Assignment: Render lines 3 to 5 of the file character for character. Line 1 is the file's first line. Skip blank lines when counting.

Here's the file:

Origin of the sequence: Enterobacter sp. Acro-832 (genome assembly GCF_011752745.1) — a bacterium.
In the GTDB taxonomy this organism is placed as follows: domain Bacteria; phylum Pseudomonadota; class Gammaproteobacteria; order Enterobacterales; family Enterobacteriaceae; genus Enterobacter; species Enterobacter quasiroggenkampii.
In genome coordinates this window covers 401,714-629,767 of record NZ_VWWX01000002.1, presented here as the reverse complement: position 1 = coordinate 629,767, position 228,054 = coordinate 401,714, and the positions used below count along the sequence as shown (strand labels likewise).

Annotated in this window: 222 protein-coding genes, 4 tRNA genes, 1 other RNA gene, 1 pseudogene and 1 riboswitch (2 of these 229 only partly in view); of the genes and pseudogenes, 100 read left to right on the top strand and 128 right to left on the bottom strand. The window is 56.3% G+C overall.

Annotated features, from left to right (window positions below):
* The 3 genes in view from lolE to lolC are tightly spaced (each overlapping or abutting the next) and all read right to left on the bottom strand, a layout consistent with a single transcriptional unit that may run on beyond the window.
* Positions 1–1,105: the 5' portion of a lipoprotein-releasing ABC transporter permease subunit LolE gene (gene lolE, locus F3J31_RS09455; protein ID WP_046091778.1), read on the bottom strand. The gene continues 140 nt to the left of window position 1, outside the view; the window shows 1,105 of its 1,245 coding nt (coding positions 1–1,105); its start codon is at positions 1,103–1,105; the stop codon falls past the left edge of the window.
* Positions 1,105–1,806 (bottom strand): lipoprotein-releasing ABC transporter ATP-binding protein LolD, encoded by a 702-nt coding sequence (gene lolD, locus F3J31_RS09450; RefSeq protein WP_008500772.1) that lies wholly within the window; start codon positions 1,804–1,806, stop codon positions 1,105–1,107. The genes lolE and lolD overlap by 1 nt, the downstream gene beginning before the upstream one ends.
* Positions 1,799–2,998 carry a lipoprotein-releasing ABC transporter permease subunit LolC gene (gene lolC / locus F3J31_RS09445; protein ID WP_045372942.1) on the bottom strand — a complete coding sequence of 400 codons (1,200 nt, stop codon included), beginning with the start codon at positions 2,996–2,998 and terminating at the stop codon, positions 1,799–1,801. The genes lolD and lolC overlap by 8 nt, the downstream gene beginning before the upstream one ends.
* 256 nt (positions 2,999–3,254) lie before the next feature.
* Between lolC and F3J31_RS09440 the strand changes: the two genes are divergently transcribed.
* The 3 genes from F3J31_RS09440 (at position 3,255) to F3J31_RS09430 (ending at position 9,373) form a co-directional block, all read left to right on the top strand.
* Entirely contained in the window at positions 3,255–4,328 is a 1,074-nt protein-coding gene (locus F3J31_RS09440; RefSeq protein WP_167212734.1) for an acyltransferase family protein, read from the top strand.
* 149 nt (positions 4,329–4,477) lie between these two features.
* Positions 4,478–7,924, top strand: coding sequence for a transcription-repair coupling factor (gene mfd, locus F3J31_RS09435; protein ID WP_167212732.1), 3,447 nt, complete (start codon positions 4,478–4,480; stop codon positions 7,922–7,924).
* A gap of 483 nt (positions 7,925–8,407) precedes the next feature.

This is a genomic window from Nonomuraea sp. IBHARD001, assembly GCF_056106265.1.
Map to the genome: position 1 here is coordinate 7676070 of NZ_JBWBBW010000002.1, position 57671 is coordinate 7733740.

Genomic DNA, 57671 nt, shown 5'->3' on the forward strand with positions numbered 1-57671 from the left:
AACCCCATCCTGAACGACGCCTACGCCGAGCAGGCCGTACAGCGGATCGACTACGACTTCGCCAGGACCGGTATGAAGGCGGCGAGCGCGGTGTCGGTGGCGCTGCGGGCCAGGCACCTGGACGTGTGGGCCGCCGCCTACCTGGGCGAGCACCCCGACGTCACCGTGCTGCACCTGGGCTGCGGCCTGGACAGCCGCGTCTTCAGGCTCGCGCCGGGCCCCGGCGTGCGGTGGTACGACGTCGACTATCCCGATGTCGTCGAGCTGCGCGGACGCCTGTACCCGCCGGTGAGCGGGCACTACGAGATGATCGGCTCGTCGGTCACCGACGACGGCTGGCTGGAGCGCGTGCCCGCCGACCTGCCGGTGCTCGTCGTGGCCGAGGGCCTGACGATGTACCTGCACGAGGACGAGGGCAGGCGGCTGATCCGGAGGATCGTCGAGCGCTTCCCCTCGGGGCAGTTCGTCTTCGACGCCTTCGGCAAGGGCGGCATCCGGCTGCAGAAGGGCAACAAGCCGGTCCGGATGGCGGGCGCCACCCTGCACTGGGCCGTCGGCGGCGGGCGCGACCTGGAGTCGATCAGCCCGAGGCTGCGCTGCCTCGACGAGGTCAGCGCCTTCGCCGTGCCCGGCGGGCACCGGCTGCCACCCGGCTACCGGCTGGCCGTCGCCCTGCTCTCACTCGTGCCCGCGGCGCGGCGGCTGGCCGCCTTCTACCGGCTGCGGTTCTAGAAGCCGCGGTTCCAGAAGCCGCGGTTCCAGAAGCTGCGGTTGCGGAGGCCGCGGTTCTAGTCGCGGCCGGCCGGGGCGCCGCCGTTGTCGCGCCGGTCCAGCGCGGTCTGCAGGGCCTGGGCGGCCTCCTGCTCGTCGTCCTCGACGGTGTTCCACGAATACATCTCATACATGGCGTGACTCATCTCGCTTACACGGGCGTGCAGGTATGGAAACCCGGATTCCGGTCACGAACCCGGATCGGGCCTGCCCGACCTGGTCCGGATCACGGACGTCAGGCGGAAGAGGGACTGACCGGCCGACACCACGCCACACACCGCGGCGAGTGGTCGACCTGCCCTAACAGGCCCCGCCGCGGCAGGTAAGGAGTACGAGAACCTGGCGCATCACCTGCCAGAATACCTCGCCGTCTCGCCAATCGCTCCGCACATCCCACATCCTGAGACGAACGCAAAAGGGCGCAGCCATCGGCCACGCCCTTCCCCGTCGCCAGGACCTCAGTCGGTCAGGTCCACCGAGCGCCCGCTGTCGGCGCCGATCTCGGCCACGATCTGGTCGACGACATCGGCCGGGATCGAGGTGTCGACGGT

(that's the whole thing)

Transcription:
In genome coordinates this window covers 401,714-629,767 of record NZ_VWWX01000002.1, presented here as the reverse complement: position 1 = coordinate 629,767, position 228,054 = coordinate 401,714, and the positions used below count along the sequence as shown (strand labels likewise).

Annotated in this window: 222 protein-coding genes, 4 tRNA genes, 1 other RNA gene, 1 pseudogene and 1 riboswitch (2 of these 229 only partly in view); of the genes and pseudogenes, 100 read left to right on the top strand and 128 right to left on the bottom strand. The window is 56.3% G+C overall.

Annotated features, from left to right (window positions below):